Health Blog

Eating Disorder Awareness Week

by Frankie Redmond on 12 February 2019 08:44


Join Beat’s Eating Disorders Awareness Week campaign to show eating disorders do not discriminate, and that everyone who gets one deserves fast, high-quality treatment.

Stereotypes would have you believe that eating disorders are not serious illnesses and they always take the same form, that only white middle-class women and girls suffer. These stereotypes are dangerous, they discourage people from seeking help, make it less likely for employers and, in some cases, healthcare professionals to take them seriously and also it makes them harder to be spotted by the sufferer or a loved one.

By their nature, eating disorders are secretive and stigmatised. We know how hard it can be to ask for treatment and it is even harder if a person doesn’t meet the expectations of what a person with an eating disorder ‘should’ look like. This is wrong. It has to change.

Together, we need to break down barriers, help people to understand that they are deserving of help and support no matter their eating disorder diagnosis, gender, ethnicity, sexuality, age or background.

This Eating Disorders Awareness Week help us put stories of how eating disorders affect people from all walks of life in the spotlight and stand together to demand the support that those affected need and deserve.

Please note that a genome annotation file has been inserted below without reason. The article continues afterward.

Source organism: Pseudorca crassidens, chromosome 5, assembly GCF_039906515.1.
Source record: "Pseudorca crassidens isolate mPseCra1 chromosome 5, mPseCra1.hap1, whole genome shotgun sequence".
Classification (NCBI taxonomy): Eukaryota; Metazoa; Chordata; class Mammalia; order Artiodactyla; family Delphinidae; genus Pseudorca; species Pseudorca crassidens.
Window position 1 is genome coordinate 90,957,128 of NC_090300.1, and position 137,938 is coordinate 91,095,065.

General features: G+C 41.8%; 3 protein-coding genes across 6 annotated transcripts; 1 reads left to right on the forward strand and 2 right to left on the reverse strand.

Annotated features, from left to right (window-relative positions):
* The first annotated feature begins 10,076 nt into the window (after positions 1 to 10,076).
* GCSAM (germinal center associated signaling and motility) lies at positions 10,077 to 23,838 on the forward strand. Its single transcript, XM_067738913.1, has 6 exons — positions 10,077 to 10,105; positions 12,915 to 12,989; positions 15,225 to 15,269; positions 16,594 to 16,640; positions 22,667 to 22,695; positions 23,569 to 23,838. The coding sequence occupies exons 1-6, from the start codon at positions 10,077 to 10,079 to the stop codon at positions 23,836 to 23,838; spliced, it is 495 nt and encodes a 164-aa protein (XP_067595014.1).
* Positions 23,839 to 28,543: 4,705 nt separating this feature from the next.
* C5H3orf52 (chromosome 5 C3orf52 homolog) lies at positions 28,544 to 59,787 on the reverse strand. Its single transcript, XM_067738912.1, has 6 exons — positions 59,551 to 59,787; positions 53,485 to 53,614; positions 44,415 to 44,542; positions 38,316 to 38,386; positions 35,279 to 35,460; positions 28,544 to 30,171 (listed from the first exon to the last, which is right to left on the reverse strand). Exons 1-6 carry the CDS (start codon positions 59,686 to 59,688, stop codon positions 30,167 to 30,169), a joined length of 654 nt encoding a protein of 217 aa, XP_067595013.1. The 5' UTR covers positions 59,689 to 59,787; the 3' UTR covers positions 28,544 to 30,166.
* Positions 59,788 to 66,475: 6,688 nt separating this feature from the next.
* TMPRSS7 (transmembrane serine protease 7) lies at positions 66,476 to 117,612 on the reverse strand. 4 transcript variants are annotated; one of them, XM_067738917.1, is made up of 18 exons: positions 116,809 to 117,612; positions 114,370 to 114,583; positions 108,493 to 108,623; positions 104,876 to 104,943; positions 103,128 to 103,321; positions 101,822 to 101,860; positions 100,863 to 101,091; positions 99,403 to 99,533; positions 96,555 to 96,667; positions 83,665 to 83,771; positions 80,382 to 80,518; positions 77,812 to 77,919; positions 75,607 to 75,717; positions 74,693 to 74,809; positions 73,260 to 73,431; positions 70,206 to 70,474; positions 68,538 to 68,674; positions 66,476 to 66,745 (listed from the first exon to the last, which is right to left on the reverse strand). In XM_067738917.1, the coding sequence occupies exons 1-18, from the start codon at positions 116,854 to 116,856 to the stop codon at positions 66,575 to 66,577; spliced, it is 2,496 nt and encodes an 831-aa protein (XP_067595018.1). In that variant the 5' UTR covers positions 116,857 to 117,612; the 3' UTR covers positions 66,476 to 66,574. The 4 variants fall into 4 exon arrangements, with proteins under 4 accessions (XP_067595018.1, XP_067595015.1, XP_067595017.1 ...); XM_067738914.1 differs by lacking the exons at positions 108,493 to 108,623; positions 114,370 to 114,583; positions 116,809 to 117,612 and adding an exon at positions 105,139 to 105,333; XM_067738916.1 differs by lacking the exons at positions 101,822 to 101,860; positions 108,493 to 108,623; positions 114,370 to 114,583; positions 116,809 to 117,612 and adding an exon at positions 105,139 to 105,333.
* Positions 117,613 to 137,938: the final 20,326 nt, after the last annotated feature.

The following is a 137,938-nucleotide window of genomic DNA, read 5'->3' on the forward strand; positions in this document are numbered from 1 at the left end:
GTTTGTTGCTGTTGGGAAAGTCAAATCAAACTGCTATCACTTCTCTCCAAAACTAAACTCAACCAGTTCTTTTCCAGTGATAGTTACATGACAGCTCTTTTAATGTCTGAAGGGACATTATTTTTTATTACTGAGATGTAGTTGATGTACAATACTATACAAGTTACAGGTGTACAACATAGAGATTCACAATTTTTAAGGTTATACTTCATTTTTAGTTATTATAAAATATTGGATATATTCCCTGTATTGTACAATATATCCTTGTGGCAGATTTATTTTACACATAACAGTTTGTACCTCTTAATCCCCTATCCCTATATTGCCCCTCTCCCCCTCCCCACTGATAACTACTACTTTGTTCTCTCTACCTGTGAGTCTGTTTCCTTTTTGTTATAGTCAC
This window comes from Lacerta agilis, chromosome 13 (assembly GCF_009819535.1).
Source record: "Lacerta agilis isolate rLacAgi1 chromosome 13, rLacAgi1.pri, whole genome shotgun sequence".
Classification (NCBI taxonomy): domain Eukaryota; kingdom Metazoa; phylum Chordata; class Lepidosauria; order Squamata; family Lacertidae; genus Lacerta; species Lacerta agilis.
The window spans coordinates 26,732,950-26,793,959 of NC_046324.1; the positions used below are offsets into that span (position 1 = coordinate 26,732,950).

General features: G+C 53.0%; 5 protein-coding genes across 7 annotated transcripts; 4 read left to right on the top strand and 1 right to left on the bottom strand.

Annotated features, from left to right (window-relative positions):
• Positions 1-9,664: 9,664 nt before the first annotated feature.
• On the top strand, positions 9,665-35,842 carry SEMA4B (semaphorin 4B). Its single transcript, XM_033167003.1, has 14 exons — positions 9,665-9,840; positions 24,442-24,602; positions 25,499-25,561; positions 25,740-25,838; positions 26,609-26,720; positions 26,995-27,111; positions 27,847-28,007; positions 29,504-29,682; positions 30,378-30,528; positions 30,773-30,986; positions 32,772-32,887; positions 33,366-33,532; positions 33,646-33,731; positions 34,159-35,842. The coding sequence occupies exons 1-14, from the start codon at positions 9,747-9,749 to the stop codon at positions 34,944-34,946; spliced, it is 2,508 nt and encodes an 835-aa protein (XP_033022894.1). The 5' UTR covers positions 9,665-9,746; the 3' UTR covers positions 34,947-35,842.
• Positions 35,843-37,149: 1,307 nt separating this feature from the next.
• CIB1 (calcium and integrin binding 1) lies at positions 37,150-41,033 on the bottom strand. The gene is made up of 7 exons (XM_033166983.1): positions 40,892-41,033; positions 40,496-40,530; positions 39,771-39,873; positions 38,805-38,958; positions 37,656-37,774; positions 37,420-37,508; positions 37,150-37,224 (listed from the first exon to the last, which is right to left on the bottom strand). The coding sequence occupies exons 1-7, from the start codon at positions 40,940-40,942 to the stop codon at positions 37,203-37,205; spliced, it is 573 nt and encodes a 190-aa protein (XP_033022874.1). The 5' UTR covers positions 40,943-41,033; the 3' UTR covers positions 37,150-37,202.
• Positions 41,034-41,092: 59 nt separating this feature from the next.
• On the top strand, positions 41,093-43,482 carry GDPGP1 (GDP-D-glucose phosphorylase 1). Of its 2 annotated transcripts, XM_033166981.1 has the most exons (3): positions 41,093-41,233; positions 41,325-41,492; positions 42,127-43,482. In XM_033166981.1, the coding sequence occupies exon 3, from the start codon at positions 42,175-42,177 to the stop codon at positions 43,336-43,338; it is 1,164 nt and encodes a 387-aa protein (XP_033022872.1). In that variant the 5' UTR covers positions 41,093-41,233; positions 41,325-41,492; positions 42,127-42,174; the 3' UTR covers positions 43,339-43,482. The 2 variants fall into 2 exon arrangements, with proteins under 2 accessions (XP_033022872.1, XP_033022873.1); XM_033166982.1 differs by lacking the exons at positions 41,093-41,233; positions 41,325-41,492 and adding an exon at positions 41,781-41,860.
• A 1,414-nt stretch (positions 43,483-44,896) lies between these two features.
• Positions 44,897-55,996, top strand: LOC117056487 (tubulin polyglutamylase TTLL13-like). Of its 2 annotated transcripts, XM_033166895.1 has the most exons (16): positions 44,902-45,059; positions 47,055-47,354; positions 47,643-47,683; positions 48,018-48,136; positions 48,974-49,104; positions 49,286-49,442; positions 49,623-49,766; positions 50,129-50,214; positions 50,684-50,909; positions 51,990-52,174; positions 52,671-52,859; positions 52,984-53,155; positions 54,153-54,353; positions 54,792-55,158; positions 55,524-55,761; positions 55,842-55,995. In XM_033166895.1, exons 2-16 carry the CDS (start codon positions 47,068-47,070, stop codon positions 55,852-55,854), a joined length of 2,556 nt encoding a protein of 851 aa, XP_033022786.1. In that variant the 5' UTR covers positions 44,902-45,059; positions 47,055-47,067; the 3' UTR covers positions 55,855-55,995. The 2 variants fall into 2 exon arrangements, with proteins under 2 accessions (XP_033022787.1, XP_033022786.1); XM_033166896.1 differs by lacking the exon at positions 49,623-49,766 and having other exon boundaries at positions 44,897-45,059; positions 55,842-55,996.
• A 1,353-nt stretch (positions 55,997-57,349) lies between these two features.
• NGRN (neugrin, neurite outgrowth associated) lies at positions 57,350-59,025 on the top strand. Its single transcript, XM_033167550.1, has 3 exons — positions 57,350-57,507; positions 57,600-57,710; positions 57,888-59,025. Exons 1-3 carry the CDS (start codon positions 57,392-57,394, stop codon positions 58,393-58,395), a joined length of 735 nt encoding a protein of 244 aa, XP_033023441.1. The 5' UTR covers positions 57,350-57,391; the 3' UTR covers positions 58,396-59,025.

What you can do to help:

· Hold a Sock It to Eating Disorders fundraising activity or day in your workplace, school, or community to raise funds, challenge stigma and change lives – and remember to wear your boldest, brightest socks all week!

· Tell your MP why they must take action on eating disorders at our campaigner lobby day in Parliament on Wednesday 27 February.

· Share your story. Tell us how stereotypes about eating disorders affected you and help us break down barriers so others can seek and find help.

· Display our posters in your local community.

· Share our messages on social media during Eating Disorders Awareness Week using #sockittoeatingdisorders.


Find more resources on the Beat website at:



Frankie Redmond

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